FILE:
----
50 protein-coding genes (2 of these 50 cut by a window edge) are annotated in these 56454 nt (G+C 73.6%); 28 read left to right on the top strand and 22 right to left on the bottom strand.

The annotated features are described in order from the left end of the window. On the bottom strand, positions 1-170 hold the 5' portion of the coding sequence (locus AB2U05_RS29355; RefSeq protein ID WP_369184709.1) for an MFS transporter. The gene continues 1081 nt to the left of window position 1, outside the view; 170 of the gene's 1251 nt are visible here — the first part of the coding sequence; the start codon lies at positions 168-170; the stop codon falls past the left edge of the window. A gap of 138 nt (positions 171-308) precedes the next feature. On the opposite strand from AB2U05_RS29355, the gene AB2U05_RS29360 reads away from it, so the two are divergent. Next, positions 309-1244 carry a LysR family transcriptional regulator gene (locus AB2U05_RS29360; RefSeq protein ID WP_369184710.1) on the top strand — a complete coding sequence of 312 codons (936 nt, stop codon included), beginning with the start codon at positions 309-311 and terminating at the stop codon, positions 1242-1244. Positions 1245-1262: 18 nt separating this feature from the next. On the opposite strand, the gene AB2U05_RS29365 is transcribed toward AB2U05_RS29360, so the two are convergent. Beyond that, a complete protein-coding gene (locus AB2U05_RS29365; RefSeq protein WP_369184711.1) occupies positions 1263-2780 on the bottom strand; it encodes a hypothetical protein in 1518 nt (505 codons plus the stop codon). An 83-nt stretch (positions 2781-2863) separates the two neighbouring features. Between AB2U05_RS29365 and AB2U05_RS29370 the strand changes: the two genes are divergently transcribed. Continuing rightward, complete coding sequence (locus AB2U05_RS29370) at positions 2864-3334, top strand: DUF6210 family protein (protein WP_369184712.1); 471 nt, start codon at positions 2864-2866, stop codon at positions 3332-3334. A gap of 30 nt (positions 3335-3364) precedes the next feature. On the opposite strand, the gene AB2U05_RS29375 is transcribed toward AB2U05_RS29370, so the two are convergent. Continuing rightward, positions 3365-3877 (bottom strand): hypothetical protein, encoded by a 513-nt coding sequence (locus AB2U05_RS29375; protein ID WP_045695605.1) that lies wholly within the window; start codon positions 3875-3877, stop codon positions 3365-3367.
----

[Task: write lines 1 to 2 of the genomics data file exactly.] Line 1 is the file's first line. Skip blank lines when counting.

50 protein-coding genes (2 of these 50 cut by a window edge) are annotated in these 56454 nt (G+C 73.6%); 28 read left to right on the top strand and 22 right to left on the bottom strand.

The annotated features are described in order from the left end of the window. On the bottom strand, positions 1-170 hold the 5' portion of the coding sequence (locus AB2U05_RS29355; RefSeq protein ID WP_369184709.1) for an MFS transporter. The gene continues 1081 nt to the left of window position 1, outside the view; 170 of the gene's 1251 nt are visible here — the first part of the coding sequence; the start codon lies at positions 168-170; the stop codon falls past the left edge of the window. A gap of 138 nt (positions 171-308) precedes the next feature. On the opposite strand from AB2U05_RS29355, the gene AB2U05_RS29360 reads away from it, so the two are divergent. Next, positions 309-1244 carry a LysR family transcriptional regulator gene (locus AB2U05_RS29360; RefSeq protein ID WP_369184710.1) on the top strand — a complete coding sequence of 312 codons (936 nt, stop codon included), beginning with the start codon at positions 309-311 and terminating at the stop codon, positions 1242-1244. Positions 1245-1262: 18 nt separating this feature from the next. On the opposite strand, the gene AB2U05_RS29365 is transcribed toward AB2U05_RS29360, so the two are convergent. Beyond that, a complete protein-coding gene (locus AB2U05_RS29365; RefSeq protein WP_369184711.1) occupies positions 1263-2780 on the bottom strand; it encodes a hypothetical protein in 1518 nt (505 codons plus the stop codon). An 83-nt stretch (positions 2781-2863) separates the two neighbouring features. Between AB2U05_RS29365 and AB2U05_RS29370 the strand changes: the two genes are divergently transcribed. Continuing rightward, complete coding sequence (locus AB2U05_RS29370) at positions 2864-3334, top strand: DUF6210 family protein (protein WP_369184712.1); 471 nt, start codon at positions 2864-2866, stop codon at positions 3332-3334. A gap of 30 nt (positions 3335-3364) precedes the next feature. On the opposite strand, the gene AB2U05_RS29375 is transcribed toward AB2U05_RS29370, so the two are convergent. Continuing rightward, positions 3365-3877 (bottom strand): hypothetical protein, encoded by a 513-nt coding sequence (locus AB2U05_RS29375; protein ID WP_045695605.1) that lies wholly within the window; start codon positions 3875-3877, stop codon positions 3365-3367.